The Maryland State Archives building is not easily noticed on Rowe Boulevard. It’s setback from the road with a low profile behind a stand of trees. Inside, Maryland’s historical records since 1634 are maintained with organized precision.
This accumulation of hundreds of years of documentation is open to the public. An appointment may be made (but is not required) to visit the Archives, however, a photo ID is mandatory. Check the webpage for information such as days and hours of operation, finding records, and primary sources available to learn more about Maryland history.
Chris Haley, Director, Study of the Legacy of Slavery in Maryland, has worked at the Maryland State Archives since 1993, and familiarized me with the history and general functions of the department:
What are the records?
“The State Archives serves as the central depository for government records of permanent value. Its holdings date from Maryland’s founding in 1634, and include colonial and state executive, legislative, and judicial records; county probate, land, and court records; church records; business records; state publications and reports; and special collections of private papers, maps, photographs, and newspapers.”
Who uses this service?
It’s not surprising that sitting studiously at desks, computers, and between bookshelves at the Maryland State Archives are family historians, scholars, students, and title searchers. However, it’s interesting to learn that the majority of people accessing the preserved information are looking to locate primary source records and documents to resolve issues in their everyday lives. Such documents may include birth, death, and marriage certificates, divorce decrees, and court records related to an infraction in the past that may be holding up a job application or the ability to receive benefits.
If a court case is being researched, it’s best to start at the specific County courthouse to obtain a case number. The State Archives is charged with maintaining these permanent records which are submitted there by the counties.
Family historians are well aware of the many parts of the puzzle involved in the research accomplished to uncover their ancestors. Archivists assist patrons each day and appreciate their journeys.
Visiting the Public
As part of Mr. Haley’s job, he gives talks and presentations around the State to all age audiences. To preschoolers, he emphasizes the fact that their birth certificates are already on file at the Archives and with older children he mentions the census as another type of record where they are identified.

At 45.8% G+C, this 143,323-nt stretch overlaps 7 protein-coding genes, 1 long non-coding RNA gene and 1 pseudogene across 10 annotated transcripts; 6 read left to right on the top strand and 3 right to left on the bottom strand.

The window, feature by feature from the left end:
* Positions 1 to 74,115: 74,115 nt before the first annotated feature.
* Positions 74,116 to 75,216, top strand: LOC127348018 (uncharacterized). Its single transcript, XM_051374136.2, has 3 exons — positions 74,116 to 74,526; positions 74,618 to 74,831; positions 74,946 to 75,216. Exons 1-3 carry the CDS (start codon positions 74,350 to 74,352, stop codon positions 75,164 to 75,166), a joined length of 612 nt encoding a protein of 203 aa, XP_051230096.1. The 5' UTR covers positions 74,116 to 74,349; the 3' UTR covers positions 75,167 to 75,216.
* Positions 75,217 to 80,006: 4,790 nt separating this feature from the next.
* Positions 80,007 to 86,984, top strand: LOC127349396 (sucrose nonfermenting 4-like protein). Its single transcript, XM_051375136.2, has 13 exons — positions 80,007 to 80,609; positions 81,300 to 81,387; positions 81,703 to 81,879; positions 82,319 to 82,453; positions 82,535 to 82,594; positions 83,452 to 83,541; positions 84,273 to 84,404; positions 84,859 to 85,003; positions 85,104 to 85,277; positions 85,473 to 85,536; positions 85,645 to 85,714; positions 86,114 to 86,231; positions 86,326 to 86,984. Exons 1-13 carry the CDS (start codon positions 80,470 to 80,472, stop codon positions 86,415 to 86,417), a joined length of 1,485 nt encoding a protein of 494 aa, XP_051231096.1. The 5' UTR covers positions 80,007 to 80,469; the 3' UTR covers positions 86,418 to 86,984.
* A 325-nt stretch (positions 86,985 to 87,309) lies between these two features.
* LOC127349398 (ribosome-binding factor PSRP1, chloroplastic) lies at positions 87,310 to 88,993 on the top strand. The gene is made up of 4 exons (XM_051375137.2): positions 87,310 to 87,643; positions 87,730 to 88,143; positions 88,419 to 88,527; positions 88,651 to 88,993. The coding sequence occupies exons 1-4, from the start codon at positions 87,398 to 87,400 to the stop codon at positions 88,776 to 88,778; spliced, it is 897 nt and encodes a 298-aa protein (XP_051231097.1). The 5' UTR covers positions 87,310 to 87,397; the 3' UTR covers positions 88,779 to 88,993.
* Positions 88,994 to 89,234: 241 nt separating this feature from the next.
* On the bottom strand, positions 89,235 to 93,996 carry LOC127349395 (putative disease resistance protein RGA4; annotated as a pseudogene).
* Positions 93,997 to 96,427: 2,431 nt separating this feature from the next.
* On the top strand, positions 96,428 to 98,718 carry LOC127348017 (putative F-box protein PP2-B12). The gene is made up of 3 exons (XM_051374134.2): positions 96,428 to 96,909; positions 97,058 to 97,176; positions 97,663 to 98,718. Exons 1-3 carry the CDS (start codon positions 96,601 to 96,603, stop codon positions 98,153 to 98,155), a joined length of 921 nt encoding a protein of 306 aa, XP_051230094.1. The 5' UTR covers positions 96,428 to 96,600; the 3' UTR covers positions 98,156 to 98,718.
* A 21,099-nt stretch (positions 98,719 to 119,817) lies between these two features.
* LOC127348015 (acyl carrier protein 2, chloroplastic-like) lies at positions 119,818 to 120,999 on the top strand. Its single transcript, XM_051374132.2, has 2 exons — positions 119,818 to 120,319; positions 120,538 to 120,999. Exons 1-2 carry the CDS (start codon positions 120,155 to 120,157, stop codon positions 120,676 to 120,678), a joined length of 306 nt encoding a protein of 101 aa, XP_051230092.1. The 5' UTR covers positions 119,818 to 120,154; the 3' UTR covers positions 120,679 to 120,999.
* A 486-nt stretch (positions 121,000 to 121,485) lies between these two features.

Mr. Haley recalled a presentation when speaking to an adult group. In his talk, he mentioned the names of older ancestors in a particular family in that county. To their surprise, two attendees in the audience discovered that they were related.
The Maryland State Archives presents exhibits commemorating anniversaries of significant people and events, reflecting records in the collection. Currently, there are documents, memorabilia, and newspaper articles related to the 1969 Moon Walk.
There are also special collections of photos that have been donated by individuals. Wonderful examples of these old photos are on display around the building and capture the history of Maryland by showing people engaged in activities of the day. For example, some are related to education, family generations, and life on the water.
New Online Document Access
A service recently initiated allows access to some documents online. Refer to the webpage for details on specific topics including digital resources, a guide to family history research, researching online databases, and how to order copies.
Do You Love History?
Volunteers are always needed and there are numerous opportunities for everyone from students through seniors. Shifts of 4 hours are usually required to help with tasks such as research, assisting the public, imaging services, and reference work. Volunteers may be assigned to perform certain types of duties from home.
So if whether you’re looking for a way to research perhaps your family heritage, records from famous natives, or just want a fun way to spend the day immersed in history, be sure to check out the Maryland State Archives on your next visit or day off around town!